RUSD’s special education programming is already under investigation by DPI after parents of students with special needs said that the district had not sufficiently provided necessary services. That investigation started earlier this year and has reportedly concluded, as of early October, but the results have not yet been released.
What is this plan?
The Every Student Succeeds Act is a 1,000-page law that was signed by then-President Barack Obama in December 2015. It replaced the test-focused and heavily controversial No Child Left Behind, which had been in effect since 2001. ESSA gave more power to states to oversee their own schools directly. It also requires parental involvement in planning processes.
However, Shelly Moore Krajacic, a Kenosha-based representative from the National Education Association, said that the federal ESSA is “the most vague, nonspecific 1,000 pages of anything you could look at in your life,” leaving room for interpretation in how to implement it.
‘We’re all on the same team’
When Adelyn Rodriguez had questions about some issues at Mitchell School, where her kids attend, Rodriguez said it took her three years to actually set up a sit-down meeting at RUSD’s central office.
“We’re parents. We’re trying to be involved,” Rodriguez said. “I felt like I was being pushed out of my children’s school ... Parents have the rights, legally, to be at the table about what’s going on in our children’s classrooms.”
The members of the Racine Community Coalition for Public Schools don’t want their complaint to be seen as a condemnation of Racine Unified as a whole. They just want to see improvement that involves the whole community, not just a few decision-makers.
“We’re all on the same team. We all want better schools,” said Nick Schwei, a high school English teacher who has been with Racine Unified for 10 years.
“We don’t want to just be consultants or taxpayers, but be decision-makers,” said Unified parent Jamie Racine.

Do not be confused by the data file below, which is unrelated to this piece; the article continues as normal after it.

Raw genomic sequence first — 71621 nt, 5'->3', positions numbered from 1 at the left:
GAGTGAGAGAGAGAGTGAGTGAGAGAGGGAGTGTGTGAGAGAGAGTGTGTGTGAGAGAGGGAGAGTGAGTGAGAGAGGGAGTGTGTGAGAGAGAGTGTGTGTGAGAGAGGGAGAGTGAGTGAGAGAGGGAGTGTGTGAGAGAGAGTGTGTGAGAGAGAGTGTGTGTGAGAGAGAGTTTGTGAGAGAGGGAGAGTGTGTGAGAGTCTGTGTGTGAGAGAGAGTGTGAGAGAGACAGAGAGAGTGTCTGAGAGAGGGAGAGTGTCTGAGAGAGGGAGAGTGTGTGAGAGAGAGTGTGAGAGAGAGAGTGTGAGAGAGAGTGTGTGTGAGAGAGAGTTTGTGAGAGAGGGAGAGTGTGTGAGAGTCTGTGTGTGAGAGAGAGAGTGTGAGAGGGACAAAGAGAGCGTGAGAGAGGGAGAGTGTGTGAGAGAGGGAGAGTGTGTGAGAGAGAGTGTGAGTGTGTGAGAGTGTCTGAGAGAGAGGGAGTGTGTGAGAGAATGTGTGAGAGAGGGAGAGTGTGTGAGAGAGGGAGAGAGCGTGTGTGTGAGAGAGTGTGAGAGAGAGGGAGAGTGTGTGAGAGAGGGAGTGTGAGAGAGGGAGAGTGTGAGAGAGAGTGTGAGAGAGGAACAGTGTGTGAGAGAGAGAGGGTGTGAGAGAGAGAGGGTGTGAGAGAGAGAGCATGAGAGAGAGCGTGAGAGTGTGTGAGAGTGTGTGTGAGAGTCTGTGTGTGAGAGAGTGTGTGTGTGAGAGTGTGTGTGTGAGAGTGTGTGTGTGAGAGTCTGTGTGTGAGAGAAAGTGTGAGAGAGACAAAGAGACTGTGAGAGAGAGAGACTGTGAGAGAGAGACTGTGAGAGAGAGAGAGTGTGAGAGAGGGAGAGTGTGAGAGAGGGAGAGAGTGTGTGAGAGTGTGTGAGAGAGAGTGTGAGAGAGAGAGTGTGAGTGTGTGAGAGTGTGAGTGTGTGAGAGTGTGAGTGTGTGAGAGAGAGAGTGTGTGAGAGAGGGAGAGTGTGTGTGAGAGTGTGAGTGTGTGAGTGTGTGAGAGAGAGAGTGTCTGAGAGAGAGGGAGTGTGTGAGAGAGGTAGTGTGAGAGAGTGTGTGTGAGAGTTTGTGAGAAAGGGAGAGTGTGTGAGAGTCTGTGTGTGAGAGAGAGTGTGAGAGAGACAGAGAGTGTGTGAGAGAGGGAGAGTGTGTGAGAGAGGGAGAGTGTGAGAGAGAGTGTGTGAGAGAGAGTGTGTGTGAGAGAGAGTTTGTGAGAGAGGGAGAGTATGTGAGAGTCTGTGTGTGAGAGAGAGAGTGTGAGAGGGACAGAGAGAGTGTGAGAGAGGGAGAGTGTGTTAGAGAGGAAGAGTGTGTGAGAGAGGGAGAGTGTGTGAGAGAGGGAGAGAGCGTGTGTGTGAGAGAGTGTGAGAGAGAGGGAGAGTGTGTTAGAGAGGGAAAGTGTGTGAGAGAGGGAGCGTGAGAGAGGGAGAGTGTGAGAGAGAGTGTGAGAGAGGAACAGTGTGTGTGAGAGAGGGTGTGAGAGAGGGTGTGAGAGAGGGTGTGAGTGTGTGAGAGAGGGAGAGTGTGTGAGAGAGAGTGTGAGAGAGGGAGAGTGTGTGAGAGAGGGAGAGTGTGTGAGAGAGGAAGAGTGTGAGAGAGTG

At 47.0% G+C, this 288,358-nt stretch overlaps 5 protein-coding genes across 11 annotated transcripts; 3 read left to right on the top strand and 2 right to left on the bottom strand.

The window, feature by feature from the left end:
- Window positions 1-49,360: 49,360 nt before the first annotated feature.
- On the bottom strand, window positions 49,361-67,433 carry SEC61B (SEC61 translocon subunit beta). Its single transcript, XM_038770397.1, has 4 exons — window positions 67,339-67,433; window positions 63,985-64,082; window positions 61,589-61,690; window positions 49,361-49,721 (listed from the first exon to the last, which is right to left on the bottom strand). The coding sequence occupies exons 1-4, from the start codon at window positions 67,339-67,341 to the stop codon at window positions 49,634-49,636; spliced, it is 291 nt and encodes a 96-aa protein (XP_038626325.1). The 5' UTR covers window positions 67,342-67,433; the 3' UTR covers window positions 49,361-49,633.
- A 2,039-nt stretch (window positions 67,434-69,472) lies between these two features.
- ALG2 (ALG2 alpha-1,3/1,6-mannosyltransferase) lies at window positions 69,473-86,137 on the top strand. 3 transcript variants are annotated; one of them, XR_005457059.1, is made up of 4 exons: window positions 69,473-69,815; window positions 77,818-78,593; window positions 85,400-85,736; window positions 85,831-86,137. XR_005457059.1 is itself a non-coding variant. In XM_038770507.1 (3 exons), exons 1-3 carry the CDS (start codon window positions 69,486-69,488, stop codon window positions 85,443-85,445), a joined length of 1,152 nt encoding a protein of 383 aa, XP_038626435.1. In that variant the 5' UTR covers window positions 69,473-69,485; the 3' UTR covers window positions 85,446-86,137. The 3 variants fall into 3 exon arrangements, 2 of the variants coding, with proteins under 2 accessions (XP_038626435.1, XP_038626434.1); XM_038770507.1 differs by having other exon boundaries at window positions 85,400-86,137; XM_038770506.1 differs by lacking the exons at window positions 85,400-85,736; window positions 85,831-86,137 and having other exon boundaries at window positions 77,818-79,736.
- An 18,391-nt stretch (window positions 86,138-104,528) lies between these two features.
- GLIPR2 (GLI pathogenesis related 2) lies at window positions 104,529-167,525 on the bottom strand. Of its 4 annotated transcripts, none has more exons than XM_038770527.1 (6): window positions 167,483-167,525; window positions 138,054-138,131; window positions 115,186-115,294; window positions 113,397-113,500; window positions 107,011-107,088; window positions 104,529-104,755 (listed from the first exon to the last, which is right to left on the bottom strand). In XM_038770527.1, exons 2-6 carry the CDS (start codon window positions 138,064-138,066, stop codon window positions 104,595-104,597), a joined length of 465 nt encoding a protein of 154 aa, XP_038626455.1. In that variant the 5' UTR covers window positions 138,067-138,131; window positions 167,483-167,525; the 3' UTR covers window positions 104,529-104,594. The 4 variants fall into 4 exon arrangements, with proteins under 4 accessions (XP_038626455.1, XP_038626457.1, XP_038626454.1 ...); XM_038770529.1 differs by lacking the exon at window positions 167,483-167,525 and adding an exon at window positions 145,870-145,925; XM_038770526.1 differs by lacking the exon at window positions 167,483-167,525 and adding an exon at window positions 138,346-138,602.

Racine attended the event as a concerned parent. She is also the community schools manager for United Way of Racine County, but was not representing United Way at the meeting.
The coalition held a listening session/town hall on Wednesday evening at the Cesar Chavez Community Center, 2221 Douglas Ave. About two dozen parents, teachers, retired educators, union members and community members shared their wants for Racine’s schools. Primarily, their concerns were focused on cultural concerns like safety, equity and diversity — not so much on the traditional tenets education like math or English.
“Every student has the opportunity to attend a school where they feel like they belong,” Schwei said.
Another discussion is planned for 6:30 p.m. Nov. 12, at the Dr. John Bryant Community Center, 601 Caron Butler Drive.
“It sounds like there’s a lack of connection between the administration and the parents,” Attorney Jamie McClendon said at the town hall. “That’s really concerning.”
Rodriguez and teacher Sonali Knotek, whose kids graduated from RUSD schools, both expressed concern that “there’s no follow-up” after the district sends out surveys.
“It sounds like,” McClendon added, “parents feel like the administration doesn’t care.”
"Parents have the rights, legally, to be at the table about what’s going on in our children’s classrooms.”
Adelyn Rodriguez, RUSD parent